IISS/CEPS European Security Forum meeting on Missile Defence and European Security, Brussels, April 2, 2001


by François Heisbourg, Chairman of the Geneva Centre for Security Studies and Chairman of the European Security Forum

The first meeting of the European Security Forum on 2 April 2001, was devoted to the issue of missile defences, with the discussion drawing on three papers written respectively from a European, an American and a Russian perspective.

Missile defences are a particularly time-urgent and important topic in terms of the European interest, in view of the advent of the new American administration. Whereas the Clinton administration forwarded its National Missile Defence plan under congressional pressure rather than as a priority of its own choosing, President Bush has put missile defences at the centre of his security and defence platform. Europeans therefore have reason to assume that missile defences, in one form or another, will become an actual, rather than a virtual, facet of the US military posture. No less importantly, the Bush administration has not yet put forward a specific systems architecture in terms of missile defences: in other words, the Europeans are faced with a general intention, not a specific policy. The opponents of missile defences therefore do not have a sitting target at which to aim their own suggestions, so as to help orient American policy in the least damaging direction. This temptation is fuelled not only by Bush administration statements taking the interests of allies and partners into account; but there is also ample evidence that a number of competing missile defence visions co-exist for the moment within the Bush team. No clear choice has yet been made as to scope of missile defences – global, regional or homeland defence? – their scale – defences against limited strikes only or broader strategic ambitions? – their pace (a piece-by-piece or a "big bang" approach?) - their objective (intercepting ICBMs only directed at the US and/or dealing also with shorter-range missiles threatening Europe and East Asia) or their technological emphasis (boost phase taking precedence or not vis-à-vis subsequent phase intercept?).

In this lies a substantial difference vis-à-vis the Clinton Alaska- and ground-based re-entry phase project against limited attacks by "rogue state" intercontinental missiles.

From a European perspective, this had every apparent defect: it would have provided no positive contribution to the security of America's allies while entailing the risk of upsetting the ABM Treaty and generating tension with Russia and China, while at the same time what was presented as a fait accompli was put forward in a half-hearted manner. Under those circumstances, it isn't surprising that NMD received high levels of flak. Even the United Kingdom took its distances.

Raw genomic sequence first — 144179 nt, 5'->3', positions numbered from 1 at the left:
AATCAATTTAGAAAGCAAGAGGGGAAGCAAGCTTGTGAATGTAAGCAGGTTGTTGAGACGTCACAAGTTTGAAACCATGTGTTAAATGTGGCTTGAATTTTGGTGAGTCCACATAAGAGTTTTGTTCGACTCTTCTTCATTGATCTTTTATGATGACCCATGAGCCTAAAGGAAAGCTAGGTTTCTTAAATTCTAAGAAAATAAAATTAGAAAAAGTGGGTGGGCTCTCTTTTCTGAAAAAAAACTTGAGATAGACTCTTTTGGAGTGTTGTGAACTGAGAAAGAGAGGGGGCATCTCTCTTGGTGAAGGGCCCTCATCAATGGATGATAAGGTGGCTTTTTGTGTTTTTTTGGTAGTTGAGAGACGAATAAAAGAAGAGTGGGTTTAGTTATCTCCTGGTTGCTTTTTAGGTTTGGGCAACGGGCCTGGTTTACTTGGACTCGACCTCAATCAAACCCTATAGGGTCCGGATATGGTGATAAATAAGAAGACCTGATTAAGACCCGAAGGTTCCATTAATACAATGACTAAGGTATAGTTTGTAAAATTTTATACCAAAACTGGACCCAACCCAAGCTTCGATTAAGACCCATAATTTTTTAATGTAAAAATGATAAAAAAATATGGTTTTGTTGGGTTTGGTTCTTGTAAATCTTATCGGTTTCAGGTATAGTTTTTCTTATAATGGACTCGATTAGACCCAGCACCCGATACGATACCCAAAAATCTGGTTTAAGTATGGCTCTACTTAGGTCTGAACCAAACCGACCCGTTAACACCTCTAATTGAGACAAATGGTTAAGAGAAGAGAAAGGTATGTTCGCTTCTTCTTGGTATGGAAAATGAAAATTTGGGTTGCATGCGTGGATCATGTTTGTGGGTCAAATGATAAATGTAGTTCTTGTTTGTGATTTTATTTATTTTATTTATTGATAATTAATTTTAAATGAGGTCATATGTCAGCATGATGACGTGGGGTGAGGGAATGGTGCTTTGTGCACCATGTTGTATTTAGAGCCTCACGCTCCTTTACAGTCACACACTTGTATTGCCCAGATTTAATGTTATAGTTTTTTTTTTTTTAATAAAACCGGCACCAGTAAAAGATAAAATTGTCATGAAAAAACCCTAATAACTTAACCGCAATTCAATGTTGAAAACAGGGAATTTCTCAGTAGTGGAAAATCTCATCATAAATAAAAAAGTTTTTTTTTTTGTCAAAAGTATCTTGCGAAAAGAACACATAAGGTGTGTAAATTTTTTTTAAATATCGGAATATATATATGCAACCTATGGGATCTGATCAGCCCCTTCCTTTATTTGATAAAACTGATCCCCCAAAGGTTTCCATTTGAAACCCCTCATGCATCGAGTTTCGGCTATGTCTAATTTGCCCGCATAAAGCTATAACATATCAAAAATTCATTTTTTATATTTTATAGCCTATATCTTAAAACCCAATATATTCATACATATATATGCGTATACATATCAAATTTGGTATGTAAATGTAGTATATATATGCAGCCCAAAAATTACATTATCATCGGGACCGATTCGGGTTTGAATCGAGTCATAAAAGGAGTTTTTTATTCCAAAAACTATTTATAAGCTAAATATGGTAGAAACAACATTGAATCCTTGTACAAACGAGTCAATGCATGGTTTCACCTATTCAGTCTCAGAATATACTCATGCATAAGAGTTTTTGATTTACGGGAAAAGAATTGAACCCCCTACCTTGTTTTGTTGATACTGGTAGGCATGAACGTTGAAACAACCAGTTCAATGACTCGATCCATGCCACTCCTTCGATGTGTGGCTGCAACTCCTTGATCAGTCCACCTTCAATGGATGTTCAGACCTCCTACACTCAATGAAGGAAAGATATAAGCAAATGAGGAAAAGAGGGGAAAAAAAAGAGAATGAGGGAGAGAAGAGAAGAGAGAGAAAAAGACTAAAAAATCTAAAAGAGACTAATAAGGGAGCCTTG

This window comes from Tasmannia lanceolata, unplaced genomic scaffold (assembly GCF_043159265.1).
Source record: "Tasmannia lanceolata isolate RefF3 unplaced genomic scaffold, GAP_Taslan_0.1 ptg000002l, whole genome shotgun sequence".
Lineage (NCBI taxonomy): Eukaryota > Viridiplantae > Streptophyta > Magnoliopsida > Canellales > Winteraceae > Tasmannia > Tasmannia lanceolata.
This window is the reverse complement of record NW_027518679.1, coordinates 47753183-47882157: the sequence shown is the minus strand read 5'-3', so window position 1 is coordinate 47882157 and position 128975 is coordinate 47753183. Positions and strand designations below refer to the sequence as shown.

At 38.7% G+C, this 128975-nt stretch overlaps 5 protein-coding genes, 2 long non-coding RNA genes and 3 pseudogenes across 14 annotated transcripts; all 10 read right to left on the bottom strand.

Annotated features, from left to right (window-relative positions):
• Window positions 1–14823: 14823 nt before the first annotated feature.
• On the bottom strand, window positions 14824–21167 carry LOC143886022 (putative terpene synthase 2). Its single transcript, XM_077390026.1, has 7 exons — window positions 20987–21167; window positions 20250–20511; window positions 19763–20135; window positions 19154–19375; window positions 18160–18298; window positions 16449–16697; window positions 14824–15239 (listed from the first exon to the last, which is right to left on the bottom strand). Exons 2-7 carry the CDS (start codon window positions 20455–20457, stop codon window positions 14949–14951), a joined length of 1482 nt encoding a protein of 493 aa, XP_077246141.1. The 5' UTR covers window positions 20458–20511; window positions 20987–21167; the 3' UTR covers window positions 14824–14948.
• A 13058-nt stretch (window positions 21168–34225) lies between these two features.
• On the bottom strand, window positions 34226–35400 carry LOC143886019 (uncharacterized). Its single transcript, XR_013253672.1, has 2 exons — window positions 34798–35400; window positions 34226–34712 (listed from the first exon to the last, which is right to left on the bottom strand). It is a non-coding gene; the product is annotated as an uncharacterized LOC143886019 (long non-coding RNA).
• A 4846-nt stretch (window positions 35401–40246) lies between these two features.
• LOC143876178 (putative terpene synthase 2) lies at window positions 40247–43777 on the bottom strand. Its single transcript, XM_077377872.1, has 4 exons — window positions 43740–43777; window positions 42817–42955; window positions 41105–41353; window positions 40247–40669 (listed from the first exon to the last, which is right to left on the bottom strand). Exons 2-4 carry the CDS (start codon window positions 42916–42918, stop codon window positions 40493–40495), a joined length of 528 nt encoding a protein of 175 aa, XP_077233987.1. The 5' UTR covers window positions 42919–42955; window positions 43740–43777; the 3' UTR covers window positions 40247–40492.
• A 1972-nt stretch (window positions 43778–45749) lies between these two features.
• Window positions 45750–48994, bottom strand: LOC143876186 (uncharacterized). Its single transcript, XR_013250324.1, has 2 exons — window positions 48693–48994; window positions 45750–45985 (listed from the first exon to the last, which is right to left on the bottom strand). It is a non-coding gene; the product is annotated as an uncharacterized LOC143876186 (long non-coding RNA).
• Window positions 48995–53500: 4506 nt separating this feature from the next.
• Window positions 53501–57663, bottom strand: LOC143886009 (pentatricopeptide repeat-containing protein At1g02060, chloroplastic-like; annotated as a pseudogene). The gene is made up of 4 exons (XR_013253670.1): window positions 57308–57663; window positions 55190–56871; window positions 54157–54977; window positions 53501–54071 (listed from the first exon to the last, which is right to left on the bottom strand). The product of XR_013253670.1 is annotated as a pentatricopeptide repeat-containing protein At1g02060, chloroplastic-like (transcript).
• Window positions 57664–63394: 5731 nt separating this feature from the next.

Since then, the Europeans have moved in a cautious manner now that NMD has been superseded by a less clearly defined missile defence. For America's allies – notably the European members of NATO and the EU – and partners (not least Russia), the challenge is now to define what they believe can be the least damaging possible outcome, and to seek policies leading to such an outcome. And for the Americans, the symmetrical task is to establish the least counterproductive balance between alliance commitments – and more broadly security relations with other partners such as China and Russia – on the one hand, and the pursuit of missile defences on the other.

This problématique – to use a typical piece of Brussels Euro-speak – colours the three papers presented to the European Security Forum.

Thus Ivo Daalder, a former NSC staffer, makes specific suggestions as to the manner in which the US should reconcile missile defences and broader strategic objectives. Klaus Becher, the Senior Fellow for European security at the IISS, puts forward proposals flowing from the specific interests of the European allies, while Alexander Pikayev, like a number of other Russian analysts – and indeed decision-makers – seeks to promote cooperative missile defences against the threat of non-strategic ballistic missiles.

It is hoped that these papers, and the debate they have helped generate, will contribute to the generation of policy initiatives in which the negative impact of missile defences will be mitigated, while exploiting whatever good can be secured from them.

In particular, the members of the European Union have every interest in defining their interest and way vis-à-vis the European decision-shaping process in the short term: the window of indecision as to the specific content of the Bush administration's missile defence policy will not remain open much longer. The time to influence policy is now.

It will not have escaped the reader that this Foreword has been set in a damage-limitation mode, rather than in a strongly positive light. This is a deliberate choice, for the Europeans are faced with strategic priorities (notably the emphasis on investment for force projection) which conflict with the budgetary demands of missile defences: and the Europeans don't always share the US vision as to what the appropriate policy mix should be towards the risks linked to missile proliferation. Therefore, it is likely, to use Henry Kissinger's recent analogy, that America's partners are going to look at American missile defences policy as the equivalent of a visit to the dentist: enthusiasm is not a foreseeable part of that prospect.

May 2001